Even at the bottom level, how a video is designed will make a difference on what we can extract from the learning records. That’s what we call “Learning Interface”, a term twisted from User Interface (UI), but it means all design factors that influence how we learn like user interface decides how users use. Well-designed learning interface gives learners better learning flow, meaningful interactions and study aids. Moreover, deeper insights can be obtained through analyzing learning experiences. Keep in mind that all these efforts are to help learners, so improving learning interface design should be leading all development efforts.
For example, in John Seely Brown’s talk on 1999, he described how they experimented with videos:
We now have a prototype system for doing this designed by Dan Russell’s group at PARC. First, we capture and store the digital video on a media server, which also marks and timestamps any time there is any uniquely identifiable event such as clapping, laughing, a slide change (the latter being identifiable by shifts in the color space). The audience can also use their laptops or Palm Pilots to take notes, notes that can be time-stamped and thus cross-indexed into the video stream. We also transcribe the audio stream. That’s actually done by a transcription service that costs surprisingly little. All these “signals” are combined to make a soup of streams all cross-indexed with each other. The resulting structure becomes a very rich medium in which you can skim and pick out exciting moments where, for example, there was wild applause, laughter, heated argumentation, etc. From this structure you can tell when the energy in the room went up or when you or a colleague you know made an annotation and what kind of annotation it was.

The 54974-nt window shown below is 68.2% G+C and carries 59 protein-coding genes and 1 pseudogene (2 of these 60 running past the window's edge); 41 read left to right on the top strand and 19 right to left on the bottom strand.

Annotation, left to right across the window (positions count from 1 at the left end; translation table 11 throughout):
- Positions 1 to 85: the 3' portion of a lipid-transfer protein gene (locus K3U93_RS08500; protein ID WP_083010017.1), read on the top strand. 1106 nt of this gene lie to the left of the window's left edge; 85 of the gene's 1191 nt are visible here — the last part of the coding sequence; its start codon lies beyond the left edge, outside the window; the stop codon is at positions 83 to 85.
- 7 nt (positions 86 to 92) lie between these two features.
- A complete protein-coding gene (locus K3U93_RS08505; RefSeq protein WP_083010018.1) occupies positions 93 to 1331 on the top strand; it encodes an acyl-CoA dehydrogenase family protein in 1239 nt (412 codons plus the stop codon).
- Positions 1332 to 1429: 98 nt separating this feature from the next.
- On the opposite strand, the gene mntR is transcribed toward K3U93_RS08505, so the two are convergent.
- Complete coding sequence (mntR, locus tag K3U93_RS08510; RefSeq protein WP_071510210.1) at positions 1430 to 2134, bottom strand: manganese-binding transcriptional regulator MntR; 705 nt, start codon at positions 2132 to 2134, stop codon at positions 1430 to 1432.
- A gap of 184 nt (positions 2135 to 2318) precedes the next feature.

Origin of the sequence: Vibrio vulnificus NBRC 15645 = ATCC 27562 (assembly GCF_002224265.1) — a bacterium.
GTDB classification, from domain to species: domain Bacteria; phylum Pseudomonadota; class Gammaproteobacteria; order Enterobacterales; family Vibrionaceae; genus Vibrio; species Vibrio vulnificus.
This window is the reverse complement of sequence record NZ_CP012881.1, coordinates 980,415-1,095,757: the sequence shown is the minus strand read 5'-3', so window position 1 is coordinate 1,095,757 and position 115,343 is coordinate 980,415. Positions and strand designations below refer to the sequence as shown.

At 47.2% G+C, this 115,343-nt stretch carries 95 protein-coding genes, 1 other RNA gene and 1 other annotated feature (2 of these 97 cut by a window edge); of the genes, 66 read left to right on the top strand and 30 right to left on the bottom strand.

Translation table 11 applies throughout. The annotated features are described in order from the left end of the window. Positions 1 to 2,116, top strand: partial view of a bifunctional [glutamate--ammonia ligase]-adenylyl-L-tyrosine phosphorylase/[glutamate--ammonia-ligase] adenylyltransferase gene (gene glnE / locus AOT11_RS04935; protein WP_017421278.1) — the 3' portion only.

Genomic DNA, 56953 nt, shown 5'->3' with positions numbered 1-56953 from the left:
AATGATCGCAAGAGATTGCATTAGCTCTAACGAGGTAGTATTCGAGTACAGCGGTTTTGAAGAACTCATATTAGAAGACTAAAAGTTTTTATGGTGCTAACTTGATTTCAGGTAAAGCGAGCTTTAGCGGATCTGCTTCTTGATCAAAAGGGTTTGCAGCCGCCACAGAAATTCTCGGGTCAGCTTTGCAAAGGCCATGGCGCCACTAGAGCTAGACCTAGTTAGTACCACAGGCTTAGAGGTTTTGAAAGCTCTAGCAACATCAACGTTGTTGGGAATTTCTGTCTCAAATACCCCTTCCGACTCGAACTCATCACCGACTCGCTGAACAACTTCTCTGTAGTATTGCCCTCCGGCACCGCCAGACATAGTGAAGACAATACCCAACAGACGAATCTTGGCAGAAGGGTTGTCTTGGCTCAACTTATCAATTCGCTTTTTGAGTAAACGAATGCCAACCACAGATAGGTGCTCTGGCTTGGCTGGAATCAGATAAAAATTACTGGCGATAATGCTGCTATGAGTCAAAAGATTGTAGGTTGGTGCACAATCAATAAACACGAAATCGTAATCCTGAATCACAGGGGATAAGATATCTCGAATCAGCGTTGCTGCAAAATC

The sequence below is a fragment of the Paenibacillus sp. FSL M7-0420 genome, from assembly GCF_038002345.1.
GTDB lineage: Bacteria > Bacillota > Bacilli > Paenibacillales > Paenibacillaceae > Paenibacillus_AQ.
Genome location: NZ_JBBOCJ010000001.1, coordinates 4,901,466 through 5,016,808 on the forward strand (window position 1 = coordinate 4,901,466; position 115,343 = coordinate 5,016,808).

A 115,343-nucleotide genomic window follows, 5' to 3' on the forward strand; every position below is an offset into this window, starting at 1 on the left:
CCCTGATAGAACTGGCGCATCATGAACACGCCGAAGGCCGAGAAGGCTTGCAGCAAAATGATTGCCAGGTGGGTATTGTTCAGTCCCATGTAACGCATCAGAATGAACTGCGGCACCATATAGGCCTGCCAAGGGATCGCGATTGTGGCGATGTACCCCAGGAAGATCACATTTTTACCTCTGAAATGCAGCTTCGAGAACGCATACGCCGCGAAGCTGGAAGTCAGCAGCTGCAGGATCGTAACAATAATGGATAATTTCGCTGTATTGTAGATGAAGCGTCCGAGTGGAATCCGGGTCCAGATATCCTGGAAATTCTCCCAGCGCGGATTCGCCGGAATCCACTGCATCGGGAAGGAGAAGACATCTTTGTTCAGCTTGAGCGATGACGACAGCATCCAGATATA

This is a first stab at trying to find ways to capture and represent additional signals, signals that are created almost as a by-product of an audience listening to a presentation and then using these signals as structural indices to the video stream. The goal is to make this a richer knowledge asset than just the video so that browsing, reflection and focused conversations are more likely to happen. Also note that if you have a diverse set of people taking notes and who are willing to identify themselves, you start to create an ecology of annotations—diverse, overlapping, richly opinionated, etc.
With this structured video watching experiences, a lot more meaningful analytic results can be obtained from data. (related reading: Making Sense of Video-Based Learning Analytics, How to Improve Engagement and Impact of Video-Based Learning)
So, the conclusion is that xAPI implementation design and reporting design should work with educators to co-design the solutions to answer educators’ questions. Since learning design or lesson plan is the key, but learning experiences could be distributed, what educators need the most is a learning design tool to orchestra the activities across systems and tools. At the same time, this learning design tool can serve to coordinate the xAPI records into the patterns easily readable for educators to take actions. Revealing and visualizing the whole patterns from distributed learning experiences is the true value of xAPI.
Small actionable data are better than big data. We are co-designing this kind of tool with educators, if you are educators or learning designers, you are welcome to give us some thoughts.